Jeremy Corbyn has opened a public split with his shadow chancellor John McDonnell by suggesting he wants Britain to leave the single market after Brexit.
In comments that were met with fury by many moderate Labour MPs, Mr Corbyn said he will only seek “access” to the single market.
His approach is in direct conflict with that of Mr McDonnell, who warned that pulling out of the single market could cause “substantial” damage.
It came as Theresa May yesterday refused to say whether Britain will seek to retain it’s single market membership after Brexit, insisting that she doesn’t not want to “give away” Britain’s negotiating hand.
On Monday David Davis, the Secretary of State for Exiting the European Union, said it was “improbable” that Britain would remain in the single market after Brexit.
But Mrs May told the Commons: “We will not reveal our hand prematurely and we will not provide a running commentary on every twist and turn of the negotiation.
And I say that because that is not the best way to conduct a strong and mature negotiation that will deliver the best deal for the people of this country.
Mr Corbyn, who was criticised by Labour MPs for failing to do more in the EU referendum campaign , said that he “accepts and respects” the Brexit vote.
However he said that he is concerned by state aid rules which prevent the Government from intervening to save companies and requirements which mean Governments have to “liberalise and privatise public services”.
He said: “We will be pressing for full access to the European Single Market for goods and services as part of the negotiations.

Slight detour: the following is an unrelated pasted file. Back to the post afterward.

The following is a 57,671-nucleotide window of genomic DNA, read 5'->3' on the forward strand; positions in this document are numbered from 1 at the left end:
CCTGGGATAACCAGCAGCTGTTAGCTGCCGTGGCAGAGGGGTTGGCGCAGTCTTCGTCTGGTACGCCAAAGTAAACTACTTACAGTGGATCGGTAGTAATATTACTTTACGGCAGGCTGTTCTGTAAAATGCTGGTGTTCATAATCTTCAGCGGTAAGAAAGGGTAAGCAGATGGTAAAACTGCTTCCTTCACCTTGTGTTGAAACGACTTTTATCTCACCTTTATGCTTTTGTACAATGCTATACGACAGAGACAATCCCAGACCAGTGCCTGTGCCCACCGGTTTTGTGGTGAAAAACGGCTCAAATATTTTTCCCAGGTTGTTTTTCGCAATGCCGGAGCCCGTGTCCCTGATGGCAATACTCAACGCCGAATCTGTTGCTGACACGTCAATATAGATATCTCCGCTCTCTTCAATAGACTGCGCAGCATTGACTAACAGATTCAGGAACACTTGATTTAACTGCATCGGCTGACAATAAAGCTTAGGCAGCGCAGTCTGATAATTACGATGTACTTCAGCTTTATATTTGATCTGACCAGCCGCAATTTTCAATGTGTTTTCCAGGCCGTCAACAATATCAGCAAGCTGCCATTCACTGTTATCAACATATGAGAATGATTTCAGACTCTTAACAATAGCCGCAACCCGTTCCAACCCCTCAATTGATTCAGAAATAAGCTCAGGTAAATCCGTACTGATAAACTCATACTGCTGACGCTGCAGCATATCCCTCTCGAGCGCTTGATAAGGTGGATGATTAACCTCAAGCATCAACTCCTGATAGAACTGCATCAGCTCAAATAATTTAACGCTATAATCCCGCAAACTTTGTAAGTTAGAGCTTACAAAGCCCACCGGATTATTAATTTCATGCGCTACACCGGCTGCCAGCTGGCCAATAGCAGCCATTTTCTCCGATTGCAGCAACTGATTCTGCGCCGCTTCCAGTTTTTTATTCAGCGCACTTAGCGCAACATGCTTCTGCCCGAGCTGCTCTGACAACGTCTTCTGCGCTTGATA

“But there are directives and obligations linked to the single market which we would not want to see as part of a post-Brexit relationship.”
In July Mr McDonnell said: “Whatever emerges from negotiations, when the final proposals for Brexit are decided, we do not want to lose the benefits that membership of the European Union has brought.
“The damage that would be done to our economy by pulling out of the single market at this time could be substantial.” Chris Bryant, the former shadow leader of the Commons, said that Labour is in danger of becoming “some wild woolly sandal-wearing protest movement”.
Pat McFadden, a Labour MP, said: “The question of the Single Market matters to jobs, trade, investment and prosperity.
“We cannot gamble our economic future on a Liam Fox world tour exploring trade deals when countries have already said that settling our relationship with the EU is the priority.
“Any new deals will be more comprehensive if the UK has maximum access to European markets, which means membership of the Single Market.”
Owen Smith, Mr Corbyn’s rival for the labour leadership, said: “Tens of thousands of Labour members and trade unionists will be worried to hear that Jeremy Corbyn appears to agree with David Davis that our membership of the single market is not worth fighting for.
“I have been consistent in saying that trade with Europe is in our national economic interest. It brings jobs, growth and investment.
“Jeremy seems happy to accept Brexit at any cost – even if that means putting British jobs and investment at risk.
“Perhaps this explains why he failed to ask a single question of Theresa May at Prime Minister’s Questions about Brexit, and why he failed to campaign hard enough during the referendum.”
News Source TelegraphNews